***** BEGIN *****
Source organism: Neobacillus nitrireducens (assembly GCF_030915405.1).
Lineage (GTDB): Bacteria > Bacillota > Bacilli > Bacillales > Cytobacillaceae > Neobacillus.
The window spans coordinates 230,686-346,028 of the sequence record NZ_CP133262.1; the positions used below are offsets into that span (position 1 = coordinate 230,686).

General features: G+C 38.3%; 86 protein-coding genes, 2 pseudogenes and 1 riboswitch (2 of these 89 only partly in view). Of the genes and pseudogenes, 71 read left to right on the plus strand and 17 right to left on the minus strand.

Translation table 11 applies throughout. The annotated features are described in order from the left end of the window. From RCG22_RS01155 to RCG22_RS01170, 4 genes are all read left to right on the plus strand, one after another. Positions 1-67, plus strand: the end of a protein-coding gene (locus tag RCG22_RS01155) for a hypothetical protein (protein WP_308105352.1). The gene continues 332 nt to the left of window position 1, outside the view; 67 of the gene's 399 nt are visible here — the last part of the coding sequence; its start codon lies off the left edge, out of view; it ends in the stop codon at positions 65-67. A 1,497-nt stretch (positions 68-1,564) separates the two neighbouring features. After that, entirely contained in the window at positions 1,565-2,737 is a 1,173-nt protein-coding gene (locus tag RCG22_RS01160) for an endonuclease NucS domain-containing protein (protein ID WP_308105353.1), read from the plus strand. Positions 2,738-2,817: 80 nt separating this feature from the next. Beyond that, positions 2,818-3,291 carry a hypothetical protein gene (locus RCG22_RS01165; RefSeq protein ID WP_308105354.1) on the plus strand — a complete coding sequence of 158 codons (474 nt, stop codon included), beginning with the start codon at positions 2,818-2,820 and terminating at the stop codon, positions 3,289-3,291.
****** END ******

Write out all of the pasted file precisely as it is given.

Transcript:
Source organism: Neobacillus nitrireducens (assembly GCF_030915405.1).
Lineage (GTDB): Bacteria > Bacillota > Bacilli > Bacillales > Cytobacillaceae > Neobacillus.
The window spans coordinates 230,686-346,028 of the sequence record NZ_CP133262.1; the positions used below are offsets into that span (position 1 = coordinate 230,686).

General features: G+C 38.3%; 86 protein-coding genes, 2 pseudogenes and 1 riboswitch (2 of these 89 only partly in view). Of the genes and pseudogenes, 71 read left to right on the plus strand and 17 right to left on the minus strand.

Translation table 11 applies throughout. The annotated features are described in order from the left end of the window. From RCG22_RS01155 to RCG22_RS01170, 4 genes are all read left to right on the plus strand, one after another. Positions 1-67, plus strand: the end of a protein-coding gene (locus tag RCG22_RS01155) for a hypothetical protein (protein WP_308105352.1). The gene continues 332 nt to the left of window position 1, outside the view; 67 of the gene's 399 nt are visible here — the last part of the coding sequence; its start codon lies off the left edge, out of view; it ends in the stop codon at positions 65-67. A 1,497-nt stretch (positions 68-1,564) separates the two neighbouring features. After that, entirely contained in the window at positions 1,565-2,737 is a 1,173-nt protein-coding gene (locus tag RCG22_RS01160) for an endonuclease NucS domain-containing protein (protein ID WP_308105353.1), read from the plus strand. Positions 2,738-2,817: 80 nt separating this feature from the next. Beyond that, positions 2,818-3,291 carry a hypothetical protein gene (locus RCG22_RS01165; RefSeq protein ID WP_308105354.1) on the plus strand — a complete coding sequence of 158 codons (474 nt, stop codon included), beginning with the start codon at positions 2,818-2,820 and terminating at the stop codon, positions 3,289-3,291.